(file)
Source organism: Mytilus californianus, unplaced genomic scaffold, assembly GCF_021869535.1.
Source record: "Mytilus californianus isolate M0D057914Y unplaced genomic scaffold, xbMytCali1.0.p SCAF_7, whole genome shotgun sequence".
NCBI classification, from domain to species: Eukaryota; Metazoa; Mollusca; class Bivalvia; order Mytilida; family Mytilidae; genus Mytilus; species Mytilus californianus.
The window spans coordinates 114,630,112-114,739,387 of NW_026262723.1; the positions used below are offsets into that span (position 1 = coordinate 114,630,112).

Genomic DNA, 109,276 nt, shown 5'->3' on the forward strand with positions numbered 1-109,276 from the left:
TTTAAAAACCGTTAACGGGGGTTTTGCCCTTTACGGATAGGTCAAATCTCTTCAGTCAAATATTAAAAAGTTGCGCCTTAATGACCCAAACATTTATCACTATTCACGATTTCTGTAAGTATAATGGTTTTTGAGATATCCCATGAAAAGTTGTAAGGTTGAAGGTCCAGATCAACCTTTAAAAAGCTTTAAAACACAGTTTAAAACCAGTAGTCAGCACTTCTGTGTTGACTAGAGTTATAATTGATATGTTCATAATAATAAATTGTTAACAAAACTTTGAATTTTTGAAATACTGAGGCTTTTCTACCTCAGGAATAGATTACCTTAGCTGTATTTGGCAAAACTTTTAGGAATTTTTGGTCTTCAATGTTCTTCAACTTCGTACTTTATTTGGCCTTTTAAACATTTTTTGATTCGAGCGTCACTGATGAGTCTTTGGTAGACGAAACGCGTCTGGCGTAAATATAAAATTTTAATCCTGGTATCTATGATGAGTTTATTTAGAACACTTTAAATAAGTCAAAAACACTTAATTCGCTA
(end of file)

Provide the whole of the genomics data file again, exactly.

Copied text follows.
Source organism: Mytilus californianus, unplaced genomic scaffold, assembly GCF_021869535.1.
Source record: "Mytilus californianus isolate M0D057914Y unplaced genomic scaffold, xbMytCali1.0.p SCAF_7, whole genome shotgun sequence".
NCBI classification, from domain to species: Eukaryota; Metazoa; Mollusca; class Bivalvia; order Mytilida; family Mytilidae; genus Mytilus; species Mytilus californianus.
The window spans coordinates 114,630,112-114,739,387 of NW_026262723.1; the positions used below are offsets into that span (position 1 = coordinate 114,630,112).

Genomic DNA, 109,276 nt, shown 5'->3' on the forward strand with positions numbered 1-109,276 from the left:
TTTAAAAACCGTTAACGGGGGTTTTGCCCTTTACGGATAGGTCAAATCTCTTCAGTCAAATATTAAAAAGTTGCGCCTTAATGACCCAAACATTTATCACTATTCACGATTTCTGTAAGTATAATGGTTTTTGAGATATCCCATGAAAAGTTGTAAGGTTGAAGGTCCAGATCAACCTTTAAAAAGCTTTAAAACACAGTTTAAAACCAGTAGTCAGCACTTCTGTGTTGACTAGAGTTATAATTGATATGTTCATAATAATAAATTGTTAACAAAACTTTGAATTTTTGAAATACTGAGGCTTTTCTACCTCAGGAATAGATTACCTTAGCTGTATTTGGCAAAACTTTTAGGAATTTTTGGTCTTCAATGTTCTTCAACTTCGTACTTTATTTGGCCTTTTAAACATTTTTTGATTCGAGCGTCACTGATGAGTCTTTGGTAGACGAAACGCGTCTGGCGTAAATATAAAATTTTAATCCTGGTATCTATGATGAGTTTATTTAGAACACTTTAAATAAGTCAAAAACACTTAATTCGCTA